"It was a mystery. She was just there suddenly, talking to someone, maybe to him, maybe to herself. Her speech had no meaning he could discern."
Young Chin is ordered to escort her out of the camp and the pair end up in an insane asylum, where they team up with B.J. (a brilliant character). Sarah is then taken away by one Harold, who exhibits her as the 'Alaskan Wild Woman' in a freak show. When Harold tries to rape her, she flees, along with Adelaide Dixon, a feminist.
At times, this is very funny book, but it also raises a lot of profound issues and that makes it very moving as well. I quite enjoyed reading it, but at the same time I never felt that I really knew what I was reading. It reads like an account of the fortunes and misfortunes of a couple of very diverse characters, but then there's this strange and mysterious Sarah Canary, who doesn't really do much in the novel, but means something else to each character. The author never reveals quite who or what she really is. Is she a ghost, an angel, an alien or just a woman who is insane? Feminism, immigrants, the treatment of people who are 'different' (Indians, the insane, 'freaks',...) are clearly issues that the writer wants to focus on.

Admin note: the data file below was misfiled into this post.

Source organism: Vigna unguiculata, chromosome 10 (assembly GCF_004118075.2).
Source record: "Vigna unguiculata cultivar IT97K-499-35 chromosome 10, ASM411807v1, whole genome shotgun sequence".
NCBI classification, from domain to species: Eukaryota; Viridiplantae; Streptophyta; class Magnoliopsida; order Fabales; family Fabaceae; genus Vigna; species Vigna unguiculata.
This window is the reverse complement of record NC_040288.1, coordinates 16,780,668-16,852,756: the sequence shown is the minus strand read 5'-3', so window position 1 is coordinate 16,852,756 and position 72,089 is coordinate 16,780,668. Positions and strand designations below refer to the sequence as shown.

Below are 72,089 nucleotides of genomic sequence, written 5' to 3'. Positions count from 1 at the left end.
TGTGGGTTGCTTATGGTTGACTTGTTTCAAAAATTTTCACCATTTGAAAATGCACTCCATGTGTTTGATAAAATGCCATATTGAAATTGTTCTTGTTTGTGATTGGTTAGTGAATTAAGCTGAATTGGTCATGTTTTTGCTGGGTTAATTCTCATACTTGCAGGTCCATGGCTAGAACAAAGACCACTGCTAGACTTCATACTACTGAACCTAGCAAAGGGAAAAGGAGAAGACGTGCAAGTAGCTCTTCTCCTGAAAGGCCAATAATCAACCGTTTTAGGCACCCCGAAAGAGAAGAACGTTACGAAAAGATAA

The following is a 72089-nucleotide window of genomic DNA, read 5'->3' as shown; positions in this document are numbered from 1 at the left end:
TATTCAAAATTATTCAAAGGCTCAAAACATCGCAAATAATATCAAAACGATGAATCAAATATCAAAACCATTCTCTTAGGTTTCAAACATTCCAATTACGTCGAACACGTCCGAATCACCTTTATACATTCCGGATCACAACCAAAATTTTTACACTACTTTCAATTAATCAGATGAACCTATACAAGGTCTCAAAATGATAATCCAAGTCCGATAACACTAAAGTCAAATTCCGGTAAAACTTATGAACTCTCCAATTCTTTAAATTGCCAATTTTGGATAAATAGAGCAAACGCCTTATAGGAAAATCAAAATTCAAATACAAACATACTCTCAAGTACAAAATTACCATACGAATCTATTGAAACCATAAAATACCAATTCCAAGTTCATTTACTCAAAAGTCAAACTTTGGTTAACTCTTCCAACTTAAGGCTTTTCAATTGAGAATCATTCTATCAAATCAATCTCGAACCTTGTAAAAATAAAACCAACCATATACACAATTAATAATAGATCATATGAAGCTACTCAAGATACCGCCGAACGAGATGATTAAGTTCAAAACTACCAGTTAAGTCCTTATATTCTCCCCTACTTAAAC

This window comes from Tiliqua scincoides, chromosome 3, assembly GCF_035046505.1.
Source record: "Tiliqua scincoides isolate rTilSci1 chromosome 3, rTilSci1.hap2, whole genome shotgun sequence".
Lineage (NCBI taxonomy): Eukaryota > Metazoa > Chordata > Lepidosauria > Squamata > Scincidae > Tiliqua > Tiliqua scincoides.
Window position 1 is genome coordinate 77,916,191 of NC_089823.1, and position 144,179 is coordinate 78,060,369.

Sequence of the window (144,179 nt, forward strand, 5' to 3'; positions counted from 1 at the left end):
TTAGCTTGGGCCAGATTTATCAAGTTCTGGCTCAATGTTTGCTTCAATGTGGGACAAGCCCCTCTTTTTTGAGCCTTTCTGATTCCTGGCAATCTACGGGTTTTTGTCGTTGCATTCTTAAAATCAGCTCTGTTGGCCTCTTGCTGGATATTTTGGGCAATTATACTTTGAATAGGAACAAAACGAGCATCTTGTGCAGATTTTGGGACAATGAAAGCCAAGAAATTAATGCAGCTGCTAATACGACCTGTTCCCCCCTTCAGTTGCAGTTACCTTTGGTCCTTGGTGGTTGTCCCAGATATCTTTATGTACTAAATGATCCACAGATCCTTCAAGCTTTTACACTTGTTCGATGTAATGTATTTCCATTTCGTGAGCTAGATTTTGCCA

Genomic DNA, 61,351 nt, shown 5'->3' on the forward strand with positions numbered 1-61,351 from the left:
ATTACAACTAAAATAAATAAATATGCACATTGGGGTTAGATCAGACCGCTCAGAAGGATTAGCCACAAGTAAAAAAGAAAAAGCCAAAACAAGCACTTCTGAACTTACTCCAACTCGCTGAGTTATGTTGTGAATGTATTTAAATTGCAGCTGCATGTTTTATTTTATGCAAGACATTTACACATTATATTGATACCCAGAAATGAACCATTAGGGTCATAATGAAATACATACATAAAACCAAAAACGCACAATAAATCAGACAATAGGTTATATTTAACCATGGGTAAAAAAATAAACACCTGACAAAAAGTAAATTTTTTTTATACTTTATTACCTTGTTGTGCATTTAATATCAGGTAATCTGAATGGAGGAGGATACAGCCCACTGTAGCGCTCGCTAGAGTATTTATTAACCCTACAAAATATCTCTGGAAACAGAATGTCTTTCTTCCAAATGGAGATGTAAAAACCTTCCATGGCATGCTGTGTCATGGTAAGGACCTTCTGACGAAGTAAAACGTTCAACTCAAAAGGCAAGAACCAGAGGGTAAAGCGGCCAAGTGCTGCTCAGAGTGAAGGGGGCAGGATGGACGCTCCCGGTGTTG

It makes for a strange reading experience, as you never know what kind of book you're reading; yes, it's possible to see this as science fiction, fantasy, magical realism or indeed just a historical novel. Making this book part of the SF Masterworks series kind of makes up your mind for you, but it would be a pity to just stick to this interpretation. The strength of the novel lies exactly in the mystery it provides, not in the solution. It's a very literary novel - it is a deceptively easy read, but at the same time it shows a lot of depth and it makes you think.
Author: Karen Joy Fowler
Title: Sarah Canary
Publisher: Gollancz, London
Year: 2012 (orig. 1991)
Number of pages: 301 p.